The Aisle Seat - Movie Reviews by Mike McGranaghan
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THE AISLE SEAT - by Mike McGranaghan

"THE TEN WORST FILMS OF 2011"

Get ready for the suckage. Every year brings its fair share of crap, and 2011 was no different. I did some suffering this year, y'all. The list you are about to read is packed with movies I wouldn't wish upon my worst enemy. Well, maybe...

Please keep in mind that I did not see a couple of the year's most infamous movies because I either chose to skip them (Bucky Larson: Born to Be a Star) or because they didn't open in my market (The Human Centipede 2). Also, I am not including small, obscure movies that most people have never heard of, which means that Hard Breakers and the appropriately-named Atrocious dodged a bullet. It's more fun to pick on the big boys anyway.

So here you go: my picks for the 10 Worst Films of 2011:

10. Pirates of the Caribbean: On Stranger Tides (dir. Rob Marshall) - I wasn't a fan of this series to begin with, but whatever merits it may have had were exhausted after the first installment. Here's the fourth, which treads no new ground whatsoever. Johnny Depp is, by now, simply phoning in his performance as Capt. Jack Sparrow, having turned him from an amusingly offbeat character into a complete bore. Long, repetitive, and excruciatingly slow, On Stranger Tides will hopefully be the last we see of Capt. Jack.

9. Your Highness (dir. David Gordon Green) - I don't smoke weed. Even if I did, I doubt I'd find this medieval stoner comedy to be even remotely funny. Besides wasting the talents of Danny McBride, James Franco, Natalie Portman, and Zooey Deschanel, Your Highness represents a tragic downfall for director David Gordon Green, who started off his career making intelligent, inventive arthouse flicks like George Washington and All the Real Girls. I'd rather listen to a pothead regale me with stories of touring with Phish for two hours than sit through this pathetic comedy a second time.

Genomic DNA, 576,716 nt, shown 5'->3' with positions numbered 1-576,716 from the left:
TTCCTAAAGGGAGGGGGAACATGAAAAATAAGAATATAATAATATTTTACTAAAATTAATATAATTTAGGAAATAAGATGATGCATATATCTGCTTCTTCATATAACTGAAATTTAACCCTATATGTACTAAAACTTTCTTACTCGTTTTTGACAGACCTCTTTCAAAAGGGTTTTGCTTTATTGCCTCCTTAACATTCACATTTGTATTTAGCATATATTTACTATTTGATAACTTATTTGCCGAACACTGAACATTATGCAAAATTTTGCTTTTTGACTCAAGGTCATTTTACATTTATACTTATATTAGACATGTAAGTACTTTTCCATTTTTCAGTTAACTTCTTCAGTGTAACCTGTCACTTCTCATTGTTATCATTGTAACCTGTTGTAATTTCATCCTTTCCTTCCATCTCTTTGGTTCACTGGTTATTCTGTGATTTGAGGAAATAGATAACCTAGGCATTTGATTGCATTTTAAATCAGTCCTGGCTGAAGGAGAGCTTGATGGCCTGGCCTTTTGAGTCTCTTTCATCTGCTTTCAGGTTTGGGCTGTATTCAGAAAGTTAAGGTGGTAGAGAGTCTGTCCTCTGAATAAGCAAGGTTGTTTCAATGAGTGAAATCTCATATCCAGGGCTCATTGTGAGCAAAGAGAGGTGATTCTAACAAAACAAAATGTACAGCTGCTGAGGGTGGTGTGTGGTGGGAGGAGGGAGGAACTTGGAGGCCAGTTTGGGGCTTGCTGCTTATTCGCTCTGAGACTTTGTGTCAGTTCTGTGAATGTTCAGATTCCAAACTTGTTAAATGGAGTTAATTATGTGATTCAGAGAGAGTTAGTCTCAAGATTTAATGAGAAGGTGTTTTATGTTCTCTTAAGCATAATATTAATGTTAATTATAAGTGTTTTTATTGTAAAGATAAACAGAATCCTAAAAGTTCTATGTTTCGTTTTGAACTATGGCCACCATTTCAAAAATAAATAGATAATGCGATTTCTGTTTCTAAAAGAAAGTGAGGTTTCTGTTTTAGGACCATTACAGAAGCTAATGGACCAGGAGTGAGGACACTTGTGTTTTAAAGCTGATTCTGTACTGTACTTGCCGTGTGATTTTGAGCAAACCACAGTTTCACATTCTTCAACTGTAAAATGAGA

8. Season of the Witch (dir. Dominic Sena) - It's official: Nicolas Cage will appear in literally anything. (See also #3.) This bizarre 14th century adventure feels like it was shot as a comedy, then re-edited to make it play like a horror film. That's how inconsistent the tone is. I mean, one character is named Debelzaq (pronounced “da ball sack”) for crying out loud. This is saying nothing of the moment when co-star Ron Perlman headbutts a demon - twice. I'd be okay with such nonsense if Season of the Witch was campy-bad, but it's not. It's just bad.

7. The Beaver (dir. Jodie Foster) - It's amazing that Summit Entertainment would buy and release this Mel Gibson-toplined drama considering the unconscionable amounts of racism and anti-Semitism he's spewed into the universe. It's even more amazing that they'd buy and release something this awful. Gibson plays a family man who has a nervous breakdown and subsequently begins communicating with those around him via a hand puppet. That sounds like the recipe for a dark comedy, but The Beaver insists on taking the conceit seriously, which is the kiss of death. The movie comes off as trite, cloying, and insulting to those who actually do suffer from mental illness. Plus, the gimmick gets annoying super-fast.